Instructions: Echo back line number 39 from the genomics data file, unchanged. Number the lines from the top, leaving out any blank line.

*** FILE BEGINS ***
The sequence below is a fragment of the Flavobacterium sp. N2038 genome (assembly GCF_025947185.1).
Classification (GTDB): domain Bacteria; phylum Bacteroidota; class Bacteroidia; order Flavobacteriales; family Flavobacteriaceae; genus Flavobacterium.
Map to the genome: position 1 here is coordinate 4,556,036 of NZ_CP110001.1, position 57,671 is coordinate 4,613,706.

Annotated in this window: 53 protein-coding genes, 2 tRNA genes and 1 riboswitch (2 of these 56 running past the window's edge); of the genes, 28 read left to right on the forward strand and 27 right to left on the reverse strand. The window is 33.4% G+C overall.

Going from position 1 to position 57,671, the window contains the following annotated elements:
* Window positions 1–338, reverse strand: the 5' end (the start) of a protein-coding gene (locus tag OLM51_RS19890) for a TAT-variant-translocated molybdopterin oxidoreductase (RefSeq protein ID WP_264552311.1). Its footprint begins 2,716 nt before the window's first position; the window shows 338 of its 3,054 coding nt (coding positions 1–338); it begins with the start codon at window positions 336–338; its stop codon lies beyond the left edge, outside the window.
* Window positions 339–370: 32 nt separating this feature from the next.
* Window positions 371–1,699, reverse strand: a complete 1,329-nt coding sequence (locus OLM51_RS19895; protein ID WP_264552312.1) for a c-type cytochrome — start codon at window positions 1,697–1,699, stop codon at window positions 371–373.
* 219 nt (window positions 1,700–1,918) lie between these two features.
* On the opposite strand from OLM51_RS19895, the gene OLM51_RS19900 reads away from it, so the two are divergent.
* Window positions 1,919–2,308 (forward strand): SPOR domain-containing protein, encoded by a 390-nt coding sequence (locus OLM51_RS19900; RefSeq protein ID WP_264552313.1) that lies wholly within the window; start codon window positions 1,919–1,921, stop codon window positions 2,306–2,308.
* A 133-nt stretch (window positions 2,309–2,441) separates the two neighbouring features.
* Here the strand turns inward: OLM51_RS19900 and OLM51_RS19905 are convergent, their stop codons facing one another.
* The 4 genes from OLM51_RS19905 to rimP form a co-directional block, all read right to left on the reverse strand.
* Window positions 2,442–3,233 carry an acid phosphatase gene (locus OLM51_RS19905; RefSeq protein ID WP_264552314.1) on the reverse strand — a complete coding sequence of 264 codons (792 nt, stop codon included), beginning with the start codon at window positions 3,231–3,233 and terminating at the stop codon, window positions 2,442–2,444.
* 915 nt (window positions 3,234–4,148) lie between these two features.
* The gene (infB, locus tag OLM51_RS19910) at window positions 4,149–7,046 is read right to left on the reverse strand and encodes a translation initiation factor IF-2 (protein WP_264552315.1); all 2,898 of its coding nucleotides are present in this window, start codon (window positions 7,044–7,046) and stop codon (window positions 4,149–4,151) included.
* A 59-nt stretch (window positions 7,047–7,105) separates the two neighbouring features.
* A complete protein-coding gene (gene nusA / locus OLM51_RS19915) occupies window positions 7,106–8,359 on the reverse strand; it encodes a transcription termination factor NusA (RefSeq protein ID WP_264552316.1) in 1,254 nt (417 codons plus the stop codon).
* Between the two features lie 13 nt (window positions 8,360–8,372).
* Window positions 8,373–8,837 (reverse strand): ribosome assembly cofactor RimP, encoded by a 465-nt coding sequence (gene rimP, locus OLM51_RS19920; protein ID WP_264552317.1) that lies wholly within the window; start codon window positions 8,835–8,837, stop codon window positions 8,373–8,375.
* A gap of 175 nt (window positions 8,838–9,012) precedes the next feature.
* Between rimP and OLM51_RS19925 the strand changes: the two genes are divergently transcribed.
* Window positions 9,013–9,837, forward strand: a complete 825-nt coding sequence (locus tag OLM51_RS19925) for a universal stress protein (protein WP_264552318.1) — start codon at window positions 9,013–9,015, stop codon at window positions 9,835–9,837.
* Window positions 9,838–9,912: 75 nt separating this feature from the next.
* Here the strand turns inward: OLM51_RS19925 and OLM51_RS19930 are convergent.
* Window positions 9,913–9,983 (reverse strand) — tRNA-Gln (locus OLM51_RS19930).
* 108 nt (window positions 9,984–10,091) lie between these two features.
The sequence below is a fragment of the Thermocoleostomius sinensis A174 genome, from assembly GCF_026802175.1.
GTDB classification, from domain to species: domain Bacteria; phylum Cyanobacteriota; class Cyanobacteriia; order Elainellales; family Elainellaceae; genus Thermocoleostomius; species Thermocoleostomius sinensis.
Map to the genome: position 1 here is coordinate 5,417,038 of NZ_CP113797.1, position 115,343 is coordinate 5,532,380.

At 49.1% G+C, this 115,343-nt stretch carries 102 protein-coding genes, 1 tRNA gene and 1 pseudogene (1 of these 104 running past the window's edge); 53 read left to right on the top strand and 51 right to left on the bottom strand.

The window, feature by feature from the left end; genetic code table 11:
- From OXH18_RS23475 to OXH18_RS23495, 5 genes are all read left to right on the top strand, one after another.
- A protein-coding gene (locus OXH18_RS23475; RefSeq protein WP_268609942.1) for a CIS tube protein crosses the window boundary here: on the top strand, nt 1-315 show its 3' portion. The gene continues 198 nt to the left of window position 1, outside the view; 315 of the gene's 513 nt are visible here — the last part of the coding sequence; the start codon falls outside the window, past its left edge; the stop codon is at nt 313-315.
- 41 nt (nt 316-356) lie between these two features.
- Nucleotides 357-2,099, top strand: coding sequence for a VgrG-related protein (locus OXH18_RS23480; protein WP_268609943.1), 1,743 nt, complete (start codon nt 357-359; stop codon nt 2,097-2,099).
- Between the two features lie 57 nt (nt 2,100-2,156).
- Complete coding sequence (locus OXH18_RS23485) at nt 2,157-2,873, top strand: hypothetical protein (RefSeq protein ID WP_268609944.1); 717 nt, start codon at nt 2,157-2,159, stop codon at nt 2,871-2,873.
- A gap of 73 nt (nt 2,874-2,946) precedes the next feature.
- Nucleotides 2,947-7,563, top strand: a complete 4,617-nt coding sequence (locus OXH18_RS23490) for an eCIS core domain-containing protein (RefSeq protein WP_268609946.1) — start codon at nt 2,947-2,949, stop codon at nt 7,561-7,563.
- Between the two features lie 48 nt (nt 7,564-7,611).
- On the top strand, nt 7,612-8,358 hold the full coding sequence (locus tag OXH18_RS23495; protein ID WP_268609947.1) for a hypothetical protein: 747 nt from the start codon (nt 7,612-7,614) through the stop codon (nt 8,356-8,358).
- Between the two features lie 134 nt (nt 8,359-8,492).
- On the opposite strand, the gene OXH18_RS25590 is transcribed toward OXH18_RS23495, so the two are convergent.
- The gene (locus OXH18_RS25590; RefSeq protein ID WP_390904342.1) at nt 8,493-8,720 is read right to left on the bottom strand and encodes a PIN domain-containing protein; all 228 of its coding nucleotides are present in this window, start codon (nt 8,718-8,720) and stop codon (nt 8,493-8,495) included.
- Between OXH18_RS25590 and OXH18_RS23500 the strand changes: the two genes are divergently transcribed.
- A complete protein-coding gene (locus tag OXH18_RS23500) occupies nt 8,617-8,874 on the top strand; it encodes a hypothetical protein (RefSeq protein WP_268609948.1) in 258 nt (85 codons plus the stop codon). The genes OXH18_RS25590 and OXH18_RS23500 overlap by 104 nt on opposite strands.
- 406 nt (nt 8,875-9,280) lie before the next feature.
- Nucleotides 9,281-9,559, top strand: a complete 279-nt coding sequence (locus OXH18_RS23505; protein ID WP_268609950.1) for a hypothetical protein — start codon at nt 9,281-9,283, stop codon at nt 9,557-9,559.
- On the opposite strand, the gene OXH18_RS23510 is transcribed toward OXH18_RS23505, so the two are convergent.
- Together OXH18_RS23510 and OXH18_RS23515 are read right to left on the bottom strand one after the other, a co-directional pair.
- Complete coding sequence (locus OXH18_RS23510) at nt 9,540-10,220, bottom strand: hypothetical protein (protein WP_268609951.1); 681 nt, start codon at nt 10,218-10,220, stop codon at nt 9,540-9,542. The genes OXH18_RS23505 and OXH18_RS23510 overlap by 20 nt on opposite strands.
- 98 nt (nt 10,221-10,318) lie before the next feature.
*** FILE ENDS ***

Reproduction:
- Complete coding sequence (locus OXH18_RS23485) at nt 2,157-2,873, top strand: hypothetical protein (RefSeq protein ID WP_268609944.1); 717 nt, start codon at nt 2,157-2,159, stop codon at nt 2,871-2,873.